Dealing with dual-threat quarterbacks is an unenviable task for a defense, which explains why so many teams across the country have adopted at least some sort of option attack into their offensive game plan. When you have a quarterback who is capable with their legs and has a good enough arm to keep a defense honest, there's not much that can be done to stop them. Guys like that don't grow on trees, and it takes a very special athlete to be able to torment a defense through the air and on the ground. Kent State, however, thinks they have that in quarterback Woody Barrett.
Barrett, once a blue-chip dual-threat quarterback recruit, initially signed with Auburn as part of the class of 2016. He was the sixth-ranked dual-threat quarterback in his class and the 218th-ranked player in the entire country. After Jarrett Stidham transferred into Auburn, Barrett went the junior college route and eventually ended up in Kent.
Now he's the man running the show for new head coach Sean Lewis, and he's giving the Golden Flashes reason for optimism. Though they were unable to complete their upset of Illinois in week one, Barrett has already racked up a relatively impressive stat line during their 1-1 start.
|PASSING YARDS||COMPLETION %||YARD PER ATTEMPT||TD/INT||RATING||RUSHING YARDS||YARDS PER CARRY||TD|
This won't be the first time Penn State faces off with a mobile quarterback, having just taken on Pitt's Kenny Pickett in week two. However, the two are slightly different kinds of runners. Pickett gains the majority of his rushing yards when the play breaks down and he has to make things happen, whereas Barrett is much more of a threat to keep the ball on the option and take off with it.
This was evident in week one when Barrett went for nearly 117 yards on the ground (with a McSorley-esque touchdown) in a narrow loss to Illinois. He didn't have to use his legs much in their blowout win over Howard, with both of his running backs racking up yardage.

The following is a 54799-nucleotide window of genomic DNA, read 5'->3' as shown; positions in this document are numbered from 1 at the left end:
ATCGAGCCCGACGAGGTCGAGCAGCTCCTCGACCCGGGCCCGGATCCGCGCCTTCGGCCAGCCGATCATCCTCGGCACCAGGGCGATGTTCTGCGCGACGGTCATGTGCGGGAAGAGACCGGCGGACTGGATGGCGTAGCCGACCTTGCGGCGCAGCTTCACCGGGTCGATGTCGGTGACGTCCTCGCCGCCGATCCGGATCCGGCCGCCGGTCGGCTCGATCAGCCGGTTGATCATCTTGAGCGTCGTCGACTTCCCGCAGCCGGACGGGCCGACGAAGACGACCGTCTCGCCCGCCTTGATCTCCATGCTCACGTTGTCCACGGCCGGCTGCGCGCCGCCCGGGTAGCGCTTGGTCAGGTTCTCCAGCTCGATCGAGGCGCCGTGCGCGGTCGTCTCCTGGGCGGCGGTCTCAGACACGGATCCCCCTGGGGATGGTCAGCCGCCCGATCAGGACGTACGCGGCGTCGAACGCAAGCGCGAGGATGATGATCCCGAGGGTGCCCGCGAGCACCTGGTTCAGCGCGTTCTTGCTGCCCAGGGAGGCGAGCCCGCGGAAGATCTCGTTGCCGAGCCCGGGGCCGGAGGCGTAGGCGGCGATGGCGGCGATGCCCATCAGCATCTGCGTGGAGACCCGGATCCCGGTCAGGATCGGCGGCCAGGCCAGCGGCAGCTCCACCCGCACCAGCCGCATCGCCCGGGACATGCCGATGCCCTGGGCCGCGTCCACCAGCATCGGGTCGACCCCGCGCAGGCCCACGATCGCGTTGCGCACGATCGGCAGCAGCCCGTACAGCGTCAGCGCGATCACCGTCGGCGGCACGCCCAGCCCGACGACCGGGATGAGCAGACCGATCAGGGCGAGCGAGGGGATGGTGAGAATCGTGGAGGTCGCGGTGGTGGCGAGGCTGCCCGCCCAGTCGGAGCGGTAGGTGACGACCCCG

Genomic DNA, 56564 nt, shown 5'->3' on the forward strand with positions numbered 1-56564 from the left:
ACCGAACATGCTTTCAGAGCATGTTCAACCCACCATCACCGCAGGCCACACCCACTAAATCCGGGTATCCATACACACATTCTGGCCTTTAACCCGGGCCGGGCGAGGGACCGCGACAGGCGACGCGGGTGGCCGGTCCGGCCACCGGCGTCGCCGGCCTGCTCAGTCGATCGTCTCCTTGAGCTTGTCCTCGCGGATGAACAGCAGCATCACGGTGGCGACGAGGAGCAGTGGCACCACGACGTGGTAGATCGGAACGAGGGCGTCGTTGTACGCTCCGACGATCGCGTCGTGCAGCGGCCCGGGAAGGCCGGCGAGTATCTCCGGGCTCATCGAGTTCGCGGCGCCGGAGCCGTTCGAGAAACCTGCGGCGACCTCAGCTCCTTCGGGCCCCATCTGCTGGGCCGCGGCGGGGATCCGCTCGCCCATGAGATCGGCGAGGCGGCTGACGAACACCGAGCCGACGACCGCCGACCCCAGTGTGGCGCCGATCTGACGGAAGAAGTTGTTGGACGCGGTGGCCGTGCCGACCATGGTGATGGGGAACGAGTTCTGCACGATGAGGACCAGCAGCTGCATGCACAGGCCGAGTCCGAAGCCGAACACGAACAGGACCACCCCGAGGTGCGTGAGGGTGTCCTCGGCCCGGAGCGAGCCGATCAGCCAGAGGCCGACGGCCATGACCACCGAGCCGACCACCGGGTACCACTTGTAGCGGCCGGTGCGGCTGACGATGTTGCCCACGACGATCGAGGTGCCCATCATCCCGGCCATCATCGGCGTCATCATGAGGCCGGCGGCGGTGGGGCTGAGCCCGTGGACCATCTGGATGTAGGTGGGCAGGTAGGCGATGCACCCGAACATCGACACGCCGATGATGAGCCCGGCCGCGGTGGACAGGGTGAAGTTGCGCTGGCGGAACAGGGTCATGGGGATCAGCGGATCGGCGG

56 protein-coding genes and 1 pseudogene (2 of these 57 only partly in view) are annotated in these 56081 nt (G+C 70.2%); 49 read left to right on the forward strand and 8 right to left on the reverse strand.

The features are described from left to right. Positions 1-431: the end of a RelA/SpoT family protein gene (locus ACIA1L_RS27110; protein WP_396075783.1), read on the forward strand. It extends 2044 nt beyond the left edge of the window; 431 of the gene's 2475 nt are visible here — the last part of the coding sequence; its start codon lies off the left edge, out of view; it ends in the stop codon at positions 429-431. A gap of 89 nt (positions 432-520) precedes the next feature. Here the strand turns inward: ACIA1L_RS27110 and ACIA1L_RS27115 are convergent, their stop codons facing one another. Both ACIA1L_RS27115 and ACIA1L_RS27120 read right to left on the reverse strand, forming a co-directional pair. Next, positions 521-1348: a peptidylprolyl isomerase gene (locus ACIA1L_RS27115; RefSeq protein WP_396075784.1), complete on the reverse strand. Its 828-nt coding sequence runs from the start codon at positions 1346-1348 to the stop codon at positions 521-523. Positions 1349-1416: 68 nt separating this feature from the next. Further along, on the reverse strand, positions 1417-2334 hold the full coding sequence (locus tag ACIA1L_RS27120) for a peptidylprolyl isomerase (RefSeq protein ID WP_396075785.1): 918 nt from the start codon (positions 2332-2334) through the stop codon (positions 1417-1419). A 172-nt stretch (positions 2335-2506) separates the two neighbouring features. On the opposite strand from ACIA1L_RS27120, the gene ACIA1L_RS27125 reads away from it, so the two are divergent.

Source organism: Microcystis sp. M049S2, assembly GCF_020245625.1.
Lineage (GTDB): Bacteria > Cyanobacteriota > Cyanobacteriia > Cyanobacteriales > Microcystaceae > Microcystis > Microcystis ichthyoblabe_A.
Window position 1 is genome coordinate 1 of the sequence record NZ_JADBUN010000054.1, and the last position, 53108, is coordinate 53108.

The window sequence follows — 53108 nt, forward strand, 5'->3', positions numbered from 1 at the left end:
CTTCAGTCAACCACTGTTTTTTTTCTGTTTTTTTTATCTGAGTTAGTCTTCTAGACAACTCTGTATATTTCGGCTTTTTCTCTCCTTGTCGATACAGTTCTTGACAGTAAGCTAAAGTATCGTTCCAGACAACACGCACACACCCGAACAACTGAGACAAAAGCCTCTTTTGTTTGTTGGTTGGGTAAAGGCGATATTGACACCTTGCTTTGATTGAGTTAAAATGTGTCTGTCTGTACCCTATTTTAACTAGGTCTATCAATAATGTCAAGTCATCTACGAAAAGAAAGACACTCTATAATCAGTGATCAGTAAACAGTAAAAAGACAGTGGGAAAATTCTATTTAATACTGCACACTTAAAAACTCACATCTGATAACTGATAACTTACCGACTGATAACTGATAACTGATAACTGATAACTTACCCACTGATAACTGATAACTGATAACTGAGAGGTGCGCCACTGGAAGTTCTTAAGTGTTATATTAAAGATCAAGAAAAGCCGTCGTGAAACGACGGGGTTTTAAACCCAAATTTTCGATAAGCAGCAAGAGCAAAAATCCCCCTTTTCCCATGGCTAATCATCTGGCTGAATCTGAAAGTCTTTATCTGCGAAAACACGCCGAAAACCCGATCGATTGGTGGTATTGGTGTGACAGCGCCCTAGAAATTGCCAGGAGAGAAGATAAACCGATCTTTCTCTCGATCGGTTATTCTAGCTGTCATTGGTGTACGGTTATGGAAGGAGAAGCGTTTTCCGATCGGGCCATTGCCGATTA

For Penn State, the formula appears to be rather simple- contain Barrett's legs and force him to beat them through the air. The Nittany Lion secondary is an opportunistic one and could find themselves coming down with an interception or two if they can force Barrett to put the ball in the air more than 30 times.
They'll only be able to do that, though, if they can keep him in the pocket. The Lions made a key adjustment with their defensive ends against Pitt that allowed them to much more successfully corral the run game, and they'll have to stick with that plan and stay focused on their gaps to stay in control.
The Penn State linebackers are still getting their feet under them in 2018, and putting them in spots where they're continuously chasing Barrett through the middle of the field could be a recipe for disaster.
If the defense is able to come up big against the very talented quarterback, however, it could be a very positive omen for things to come as the team enters Big Ten play the following week.